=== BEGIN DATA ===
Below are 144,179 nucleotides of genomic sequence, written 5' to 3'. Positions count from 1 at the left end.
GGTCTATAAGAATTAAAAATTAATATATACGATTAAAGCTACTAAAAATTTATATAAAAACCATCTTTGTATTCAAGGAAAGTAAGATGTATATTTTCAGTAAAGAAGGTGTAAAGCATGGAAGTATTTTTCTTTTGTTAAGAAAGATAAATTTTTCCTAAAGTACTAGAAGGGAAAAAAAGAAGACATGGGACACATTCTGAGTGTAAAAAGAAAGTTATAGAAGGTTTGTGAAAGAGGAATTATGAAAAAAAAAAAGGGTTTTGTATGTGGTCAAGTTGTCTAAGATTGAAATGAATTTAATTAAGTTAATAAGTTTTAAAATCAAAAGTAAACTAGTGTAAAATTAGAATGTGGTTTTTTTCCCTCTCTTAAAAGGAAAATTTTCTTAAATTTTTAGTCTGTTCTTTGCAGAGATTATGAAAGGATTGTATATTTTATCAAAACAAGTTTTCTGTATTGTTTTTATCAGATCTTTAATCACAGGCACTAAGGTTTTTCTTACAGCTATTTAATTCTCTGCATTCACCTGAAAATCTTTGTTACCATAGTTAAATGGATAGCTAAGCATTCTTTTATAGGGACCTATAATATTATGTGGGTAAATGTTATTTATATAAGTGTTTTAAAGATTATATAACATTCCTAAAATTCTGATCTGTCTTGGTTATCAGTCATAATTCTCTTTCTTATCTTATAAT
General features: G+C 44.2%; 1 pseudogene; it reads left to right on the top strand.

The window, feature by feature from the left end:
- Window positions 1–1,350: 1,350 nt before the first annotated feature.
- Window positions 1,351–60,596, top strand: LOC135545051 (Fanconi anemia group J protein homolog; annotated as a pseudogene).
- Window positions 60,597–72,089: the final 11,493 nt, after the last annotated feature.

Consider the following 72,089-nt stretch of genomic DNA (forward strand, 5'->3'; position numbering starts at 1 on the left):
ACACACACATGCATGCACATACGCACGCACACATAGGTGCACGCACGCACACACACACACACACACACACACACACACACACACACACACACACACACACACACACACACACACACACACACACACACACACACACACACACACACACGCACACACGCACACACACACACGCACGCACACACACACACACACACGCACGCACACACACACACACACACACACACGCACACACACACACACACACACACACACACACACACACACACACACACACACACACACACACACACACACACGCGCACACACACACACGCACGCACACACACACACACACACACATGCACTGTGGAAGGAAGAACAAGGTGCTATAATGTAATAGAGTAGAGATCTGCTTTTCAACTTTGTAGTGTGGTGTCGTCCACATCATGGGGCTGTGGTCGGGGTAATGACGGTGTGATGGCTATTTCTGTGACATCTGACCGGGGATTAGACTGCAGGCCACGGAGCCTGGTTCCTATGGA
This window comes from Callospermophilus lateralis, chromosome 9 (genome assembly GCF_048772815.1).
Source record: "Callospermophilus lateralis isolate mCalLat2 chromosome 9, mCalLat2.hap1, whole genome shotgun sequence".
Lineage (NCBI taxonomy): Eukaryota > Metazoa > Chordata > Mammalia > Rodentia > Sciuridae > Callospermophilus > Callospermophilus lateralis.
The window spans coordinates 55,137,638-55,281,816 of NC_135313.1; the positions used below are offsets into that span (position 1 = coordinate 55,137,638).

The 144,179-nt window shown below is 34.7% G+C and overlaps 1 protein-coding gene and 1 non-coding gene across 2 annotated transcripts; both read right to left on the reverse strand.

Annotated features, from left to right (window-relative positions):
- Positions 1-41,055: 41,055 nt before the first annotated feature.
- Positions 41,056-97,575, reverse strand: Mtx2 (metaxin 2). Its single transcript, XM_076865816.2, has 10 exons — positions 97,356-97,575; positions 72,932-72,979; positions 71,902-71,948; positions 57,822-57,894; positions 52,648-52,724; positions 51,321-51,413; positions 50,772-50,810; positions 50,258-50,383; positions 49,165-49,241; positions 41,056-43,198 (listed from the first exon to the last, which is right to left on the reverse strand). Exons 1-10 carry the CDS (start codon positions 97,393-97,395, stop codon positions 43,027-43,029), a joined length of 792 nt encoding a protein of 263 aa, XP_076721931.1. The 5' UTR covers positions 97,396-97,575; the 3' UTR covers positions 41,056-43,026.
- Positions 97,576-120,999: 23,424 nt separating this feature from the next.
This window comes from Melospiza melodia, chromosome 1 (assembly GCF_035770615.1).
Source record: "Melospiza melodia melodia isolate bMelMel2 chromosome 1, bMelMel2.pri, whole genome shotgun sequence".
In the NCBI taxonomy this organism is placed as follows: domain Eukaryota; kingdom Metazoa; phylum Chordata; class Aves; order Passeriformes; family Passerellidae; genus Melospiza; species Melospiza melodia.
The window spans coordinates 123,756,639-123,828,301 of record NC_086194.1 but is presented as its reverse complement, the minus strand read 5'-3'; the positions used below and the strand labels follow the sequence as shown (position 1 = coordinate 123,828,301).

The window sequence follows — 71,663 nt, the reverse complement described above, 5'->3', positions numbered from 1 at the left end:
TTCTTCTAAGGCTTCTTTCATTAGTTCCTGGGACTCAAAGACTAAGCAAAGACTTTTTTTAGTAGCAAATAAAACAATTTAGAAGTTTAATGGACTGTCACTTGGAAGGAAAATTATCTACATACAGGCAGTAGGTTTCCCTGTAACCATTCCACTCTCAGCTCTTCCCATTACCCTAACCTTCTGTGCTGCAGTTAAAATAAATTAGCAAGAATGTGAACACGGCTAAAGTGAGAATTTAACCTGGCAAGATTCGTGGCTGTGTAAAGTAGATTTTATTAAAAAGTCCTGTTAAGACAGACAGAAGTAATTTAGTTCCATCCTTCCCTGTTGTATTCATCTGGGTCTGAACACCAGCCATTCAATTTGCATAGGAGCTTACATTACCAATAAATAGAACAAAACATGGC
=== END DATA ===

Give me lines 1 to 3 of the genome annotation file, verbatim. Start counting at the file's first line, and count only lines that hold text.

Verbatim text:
Below are 144,179 nucleotides of genomic sequence, written 5' to 3'. Positions count from 1 at the left end.
GGTCTATAAGAATTAAAAATTAATATATACGATTAAAGCTACTAAAAATTTATATAAAAACCATCTTTGTATTCAAGGAAAGTAAGATGTATATTTTCAGTAAAGAAGGTGTAAAGCATGGAAGTATTTTTCTTTTGTTAAGAAAGATAAATTTTTCCTAAAGTACTAGAAGGGAAAAAAAGAAGACATGGGACACATTCTGAGTGTAAAAAGAAAGTTATAGAAGGTTTGTGAAAGAGGAATTATGAAAAAAAAAAAGGGTTTTGTATGTGGTCAAGTTGTCTAAGATTGAAATGAATTTAATTAAGTTAATAAGTTTTAAAATCAAAAGTAAACTAGTGTAAAATTAGAATGTGGTTTTTTTCCCTCTCTTAAAAGGAAAATTTTCTTAAATTTTTAGTCTGTTCTTTGCAGAGATTATGAAAGGATTGTATATTTTATCAAAACAAGTTTTCTGTATTGTTTTTATCAGATCTTTAATCACAGGCACTAAGGTTTTTCTTACAGCTATTTAATTCTCTGCATTCACCTGAAAATCTTTGTTACCATAGTTAAATGGATAGCTAAGCATTCTTTTATAGGGACCTATAATATTATGTGGGTAAATGTTATTTATATAAGTGTTTTAAAGATTATATAACATTCCTAAAATTCTGATCTGTCTTGGTTATCAGTCATAATTCTCTTTCTTATCTTATAAT
General features: G+C 44.2%; 1 pseudogene; it reads left to right on the top strand.